Cat Bite While Pregnant

A cat bite during pregnancy typically don't pose any risk to your baby.
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Having a cat means suffering the occasional bite while playing, being in the wrong place at the wrong time or catching him in a bad mood. Normally this isn't much more than an annoyance, but having a bun in the oven could cause some understandable concern for the baby's safety.

Cat Bite Caution

It's happened to most cat owners at one time or another – you're happily playing with Tiger when all of a sudden he swings around and gives you a nip on the hand. Usually he wisely runs off immediately after, but the damage is done. As you nurse your hand, you worry about the implications of that quick nip, to you and your growing baby.

Your cat's mouth is positively squirming with bacteria, with Pasteurella being the most common variety passed into a bite wound. And since a cat's teeth are long and sharp, they create perfect little puncture holes, which can also become infected with external bacteria. If left untreated, those few tiny holes in your hand can become quite infected, causing you pain, swelling and even permanent tissue damage.

Pregnancy Risk

With sharp claws and a mouth full of pointy teeth swarming with bacteria, it's no wonder there's long-standing advice for pregnant women avoid cats. But fear not, for although Tiger's little not-so-love bite could lead to an unpleasant infection for you, the baby in your belly should be completely unaffected.

But that's not to say that you should just ignore any possible infections from that bite. Your body is already working hard to supply your growing baby with everything necessary to be healthy. It's got enough to do without having to deal with a cat bite infection on top of that.

Treatment And Care

Chances are the first thing you do after being bitten – after tossing a few choice words in Tiger's direction – is head to the bathroom to clean the wound. Excellent decision. Use plenty of soap and water to wash out the wound and scrub gently to make sure you get them as clean as possible. Rinse thoroughly, then slather that puppy with an antibacterial ointment and cover with gauze. Keep an eye on it for the next few days to catch any signs of infection, such as a redness, pain or swelling.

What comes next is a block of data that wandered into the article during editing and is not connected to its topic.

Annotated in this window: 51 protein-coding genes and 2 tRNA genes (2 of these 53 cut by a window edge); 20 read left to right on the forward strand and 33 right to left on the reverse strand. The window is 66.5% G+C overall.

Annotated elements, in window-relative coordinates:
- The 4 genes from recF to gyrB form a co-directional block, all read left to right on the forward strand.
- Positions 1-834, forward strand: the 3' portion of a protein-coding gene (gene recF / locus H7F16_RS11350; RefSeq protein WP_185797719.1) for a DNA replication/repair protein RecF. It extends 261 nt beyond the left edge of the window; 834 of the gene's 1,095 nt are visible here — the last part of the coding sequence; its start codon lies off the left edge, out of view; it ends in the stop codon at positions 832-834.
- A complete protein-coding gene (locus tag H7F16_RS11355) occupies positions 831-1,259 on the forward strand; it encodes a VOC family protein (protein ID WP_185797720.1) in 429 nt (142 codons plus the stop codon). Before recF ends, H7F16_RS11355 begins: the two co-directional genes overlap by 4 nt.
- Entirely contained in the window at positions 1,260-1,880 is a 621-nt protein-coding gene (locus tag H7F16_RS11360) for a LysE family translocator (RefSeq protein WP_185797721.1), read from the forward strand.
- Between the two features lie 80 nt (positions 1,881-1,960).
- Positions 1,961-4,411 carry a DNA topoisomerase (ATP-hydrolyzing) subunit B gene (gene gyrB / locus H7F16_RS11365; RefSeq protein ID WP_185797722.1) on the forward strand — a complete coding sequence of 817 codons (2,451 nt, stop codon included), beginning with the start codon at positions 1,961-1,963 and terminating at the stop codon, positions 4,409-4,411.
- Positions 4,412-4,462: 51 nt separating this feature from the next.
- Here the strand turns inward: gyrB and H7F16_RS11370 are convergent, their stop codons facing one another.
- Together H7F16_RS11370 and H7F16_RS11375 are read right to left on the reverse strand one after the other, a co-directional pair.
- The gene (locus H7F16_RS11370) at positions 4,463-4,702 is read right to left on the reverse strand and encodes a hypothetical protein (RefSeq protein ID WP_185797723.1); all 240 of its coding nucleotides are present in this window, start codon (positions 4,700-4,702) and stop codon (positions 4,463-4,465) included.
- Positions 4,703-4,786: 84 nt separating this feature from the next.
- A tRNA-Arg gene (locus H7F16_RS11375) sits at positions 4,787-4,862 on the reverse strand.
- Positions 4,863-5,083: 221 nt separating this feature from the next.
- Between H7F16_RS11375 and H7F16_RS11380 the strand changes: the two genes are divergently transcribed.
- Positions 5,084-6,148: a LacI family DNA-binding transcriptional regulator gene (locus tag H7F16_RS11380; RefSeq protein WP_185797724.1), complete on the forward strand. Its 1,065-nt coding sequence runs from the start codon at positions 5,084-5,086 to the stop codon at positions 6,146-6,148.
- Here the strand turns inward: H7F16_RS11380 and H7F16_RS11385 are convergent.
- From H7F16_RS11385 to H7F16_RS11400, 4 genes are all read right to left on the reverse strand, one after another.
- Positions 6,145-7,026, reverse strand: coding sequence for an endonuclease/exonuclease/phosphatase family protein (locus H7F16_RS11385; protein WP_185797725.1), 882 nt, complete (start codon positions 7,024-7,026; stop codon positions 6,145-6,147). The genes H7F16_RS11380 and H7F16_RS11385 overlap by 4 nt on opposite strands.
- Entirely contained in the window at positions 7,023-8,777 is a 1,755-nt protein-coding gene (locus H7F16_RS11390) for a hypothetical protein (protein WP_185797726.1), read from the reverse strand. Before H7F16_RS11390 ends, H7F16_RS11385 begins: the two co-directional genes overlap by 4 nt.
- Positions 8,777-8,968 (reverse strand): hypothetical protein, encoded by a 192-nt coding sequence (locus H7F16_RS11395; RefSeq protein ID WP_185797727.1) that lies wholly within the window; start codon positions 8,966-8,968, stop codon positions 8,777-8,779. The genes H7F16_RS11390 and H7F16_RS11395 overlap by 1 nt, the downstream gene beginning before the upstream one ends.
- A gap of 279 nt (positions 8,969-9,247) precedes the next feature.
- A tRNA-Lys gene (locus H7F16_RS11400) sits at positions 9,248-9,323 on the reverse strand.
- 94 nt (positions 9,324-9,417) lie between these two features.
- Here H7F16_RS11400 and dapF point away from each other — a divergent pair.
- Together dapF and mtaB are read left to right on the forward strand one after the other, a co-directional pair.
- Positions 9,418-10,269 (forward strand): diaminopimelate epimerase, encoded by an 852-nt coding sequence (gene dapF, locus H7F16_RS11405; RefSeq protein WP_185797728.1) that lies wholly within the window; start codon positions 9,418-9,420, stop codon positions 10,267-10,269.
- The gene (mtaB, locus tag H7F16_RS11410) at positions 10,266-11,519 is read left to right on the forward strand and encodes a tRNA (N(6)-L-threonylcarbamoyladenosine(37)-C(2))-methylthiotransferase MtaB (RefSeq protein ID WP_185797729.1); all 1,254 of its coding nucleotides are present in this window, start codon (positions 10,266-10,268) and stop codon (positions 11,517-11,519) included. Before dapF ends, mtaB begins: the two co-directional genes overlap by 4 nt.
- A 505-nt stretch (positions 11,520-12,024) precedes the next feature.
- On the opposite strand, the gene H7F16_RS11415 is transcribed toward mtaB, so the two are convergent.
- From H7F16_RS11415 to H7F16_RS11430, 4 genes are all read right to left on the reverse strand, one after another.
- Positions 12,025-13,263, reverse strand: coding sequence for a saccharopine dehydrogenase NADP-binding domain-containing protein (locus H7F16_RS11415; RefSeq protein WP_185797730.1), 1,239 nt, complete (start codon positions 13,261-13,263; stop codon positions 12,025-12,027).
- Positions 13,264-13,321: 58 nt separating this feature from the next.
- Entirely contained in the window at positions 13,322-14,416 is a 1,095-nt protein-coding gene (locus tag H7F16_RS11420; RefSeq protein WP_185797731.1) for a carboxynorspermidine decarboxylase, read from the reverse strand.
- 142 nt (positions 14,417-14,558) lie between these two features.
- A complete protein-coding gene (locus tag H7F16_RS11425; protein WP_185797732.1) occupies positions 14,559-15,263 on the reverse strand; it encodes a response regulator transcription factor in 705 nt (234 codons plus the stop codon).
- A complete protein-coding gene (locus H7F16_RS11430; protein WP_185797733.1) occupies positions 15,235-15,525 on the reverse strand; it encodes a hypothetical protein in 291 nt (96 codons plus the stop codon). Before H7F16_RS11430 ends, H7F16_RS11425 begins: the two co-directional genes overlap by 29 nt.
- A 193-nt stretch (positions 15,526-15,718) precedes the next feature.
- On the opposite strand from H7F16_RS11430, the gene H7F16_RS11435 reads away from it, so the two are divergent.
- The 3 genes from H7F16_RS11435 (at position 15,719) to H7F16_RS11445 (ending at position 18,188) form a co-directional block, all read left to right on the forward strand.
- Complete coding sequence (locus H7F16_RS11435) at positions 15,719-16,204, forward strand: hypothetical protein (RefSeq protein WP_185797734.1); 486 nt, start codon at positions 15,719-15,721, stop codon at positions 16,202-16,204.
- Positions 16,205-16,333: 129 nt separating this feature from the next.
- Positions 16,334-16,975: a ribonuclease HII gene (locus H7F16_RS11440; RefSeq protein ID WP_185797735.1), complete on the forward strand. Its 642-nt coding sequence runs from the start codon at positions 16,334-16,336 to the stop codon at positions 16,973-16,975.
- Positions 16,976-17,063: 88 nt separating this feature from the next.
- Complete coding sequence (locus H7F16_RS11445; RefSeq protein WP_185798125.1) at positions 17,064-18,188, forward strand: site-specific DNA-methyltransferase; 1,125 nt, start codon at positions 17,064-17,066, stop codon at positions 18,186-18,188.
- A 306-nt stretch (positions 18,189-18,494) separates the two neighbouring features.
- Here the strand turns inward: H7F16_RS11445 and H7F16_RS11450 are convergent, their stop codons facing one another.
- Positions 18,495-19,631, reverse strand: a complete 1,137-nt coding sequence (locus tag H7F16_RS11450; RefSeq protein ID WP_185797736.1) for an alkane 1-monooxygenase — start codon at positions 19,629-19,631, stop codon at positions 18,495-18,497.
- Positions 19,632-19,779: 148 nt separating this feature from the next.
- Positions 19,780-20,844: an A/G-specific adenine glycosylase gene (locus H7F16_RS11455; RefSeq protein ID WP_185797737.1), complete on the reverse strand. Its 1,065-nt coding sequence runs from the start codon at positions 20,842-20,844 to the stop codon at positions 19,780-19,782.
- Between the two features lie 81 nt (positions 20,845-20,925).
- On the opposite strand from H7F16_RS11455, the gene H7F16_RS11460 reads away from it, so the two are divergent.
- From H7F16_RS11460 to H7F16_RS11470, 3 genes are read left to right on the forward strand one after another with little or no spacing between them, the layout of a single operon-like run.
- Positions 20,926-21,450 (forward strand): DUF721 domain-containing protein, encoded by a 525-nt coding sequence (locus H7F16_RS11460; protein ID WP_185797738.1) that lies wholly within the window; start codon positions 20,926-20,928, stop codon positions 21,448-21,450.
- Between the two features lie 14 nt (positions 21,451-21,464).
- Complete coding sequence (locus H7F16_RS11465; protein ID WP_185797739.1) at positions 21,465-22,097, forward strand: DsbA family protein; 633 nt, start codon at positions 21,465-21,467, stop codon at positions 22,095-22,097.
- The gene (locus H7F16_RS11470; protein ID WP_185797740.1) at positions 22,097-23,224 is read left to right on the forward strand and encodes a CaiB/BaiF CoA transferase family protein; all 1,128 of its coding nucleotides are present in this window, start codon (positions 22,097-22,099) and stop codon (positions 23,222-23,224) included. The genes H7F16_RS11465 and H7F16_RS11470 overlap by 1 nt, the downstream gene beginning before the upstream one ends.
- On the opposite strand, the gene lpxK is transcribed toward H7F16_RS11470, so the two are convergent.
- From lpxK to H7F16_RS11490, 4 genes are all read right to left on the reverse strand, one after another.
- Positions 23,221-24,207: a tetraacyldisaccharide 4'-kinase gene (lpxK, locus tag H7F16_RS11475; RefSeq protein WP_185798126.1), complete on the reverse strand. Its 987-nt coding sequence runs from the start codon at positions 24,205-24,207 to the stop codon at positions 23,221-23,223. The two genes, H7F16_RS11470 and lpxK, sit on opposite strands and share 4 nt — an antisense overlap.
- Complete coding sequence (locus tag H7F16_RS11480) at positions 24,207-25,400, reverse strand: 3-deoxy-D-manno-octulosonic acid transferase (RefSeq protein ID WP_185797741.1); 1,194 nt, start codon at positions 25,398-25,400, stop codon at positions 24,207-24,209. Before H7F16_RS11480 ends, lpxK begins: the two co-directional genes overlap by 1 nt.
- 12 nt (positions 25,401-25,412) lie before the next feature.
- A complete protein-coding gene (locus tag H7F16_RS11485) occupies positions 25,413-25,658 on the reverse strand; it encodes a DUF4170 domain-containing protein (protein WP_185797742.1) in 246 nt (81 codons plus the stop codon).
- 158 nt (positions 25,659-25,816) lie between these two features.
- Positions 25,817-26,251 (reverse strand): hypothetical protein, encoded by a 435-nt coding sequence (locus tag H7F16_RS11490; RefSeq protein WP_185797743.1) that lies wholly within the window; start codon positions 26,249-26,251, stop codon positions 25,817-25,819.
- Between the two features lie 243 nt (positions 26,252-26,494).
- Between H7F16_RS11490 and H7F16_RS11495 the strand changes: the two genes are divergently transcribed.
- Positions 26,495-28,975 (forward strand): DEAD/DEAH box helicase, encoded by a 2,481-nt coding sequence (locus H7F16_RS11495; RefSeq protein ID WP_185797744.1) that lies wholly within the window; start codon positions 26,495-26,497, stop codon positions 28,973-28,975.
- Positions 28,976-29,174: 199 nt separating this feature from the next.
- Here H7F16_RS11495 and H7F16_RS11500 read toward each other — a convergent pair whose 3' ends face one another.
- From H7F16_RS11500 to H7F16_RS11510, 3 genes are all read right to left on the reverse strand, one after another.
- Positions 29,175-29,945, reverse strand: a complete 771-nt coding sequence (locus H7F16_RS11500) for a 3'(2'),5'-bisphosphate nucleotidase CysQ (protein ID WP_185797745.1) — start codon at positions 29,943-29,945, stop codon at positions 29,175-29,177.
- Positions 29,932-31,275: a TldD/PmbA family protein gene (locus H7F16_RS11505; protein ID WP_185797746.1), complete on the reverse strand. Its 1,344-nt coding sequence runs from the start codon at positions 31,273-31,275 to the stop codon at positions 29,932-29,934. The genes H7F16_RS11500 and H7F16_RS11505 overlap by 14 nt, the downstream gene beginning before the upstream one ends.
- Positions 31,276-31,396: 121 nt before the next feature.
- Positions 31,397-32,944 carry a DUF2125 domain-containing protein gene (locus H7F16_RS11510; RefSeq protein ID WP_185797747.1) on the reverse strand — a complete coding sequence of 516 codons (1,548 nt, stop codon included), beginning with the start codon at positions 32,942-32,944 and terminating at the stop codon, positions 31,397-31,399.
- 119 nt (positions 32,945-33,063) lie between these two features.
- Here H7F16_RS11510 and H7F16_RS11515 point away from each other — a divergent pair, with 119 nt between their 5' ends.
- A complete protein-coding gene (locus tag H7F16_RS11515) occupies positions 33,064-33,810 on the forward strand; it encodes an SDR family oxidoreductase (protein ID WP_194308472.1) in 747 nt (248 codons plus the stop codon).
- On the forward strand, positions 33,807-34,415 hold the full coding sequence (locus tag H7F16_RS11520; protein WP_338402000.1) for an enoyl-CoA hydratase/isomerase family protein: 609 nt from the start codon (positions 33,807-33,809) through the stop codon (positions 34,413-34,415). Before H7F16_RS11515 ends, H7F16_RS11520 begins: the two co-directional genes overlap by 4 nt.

If you suspect an infection, or you just want to set your mind at ease, call your doctor and discuss the situation. He may want you to come in for some antibiotics or to just check out the wound and make sure it's completely clean and in no danger of infection.


Traditionally, cats and pregnancy are a big no-no and one reason is the fact that they can transmit a disease called toxoplasmosis to pregnant women, which can cause damage or death to the unborn baby. This transmission comes not from a bite, but from an infectious parasite in your cat's poop. Cats contract this parasite from infected prey animals or contaminated raw meat. Although your strictly indoor cats most likely don't carry the parasite, outdoor strays might and could use your perfectly tended garden as their litter box.

Always use gloves when working outside in soil, or when cleaning your litter boxes, and wash your hands thoroughly afterward. The parasite is transmitted to humans through ingestion of the infectious stage, meaning as long as you resist the urge to lick your fingers or rub your eyes as you garden or change litter boxes, you should be fine.

Always check with your veterinarian before changing your pet’s diet, medication, or physical activity routines. This information is not a substitute for a vet’s opinion.

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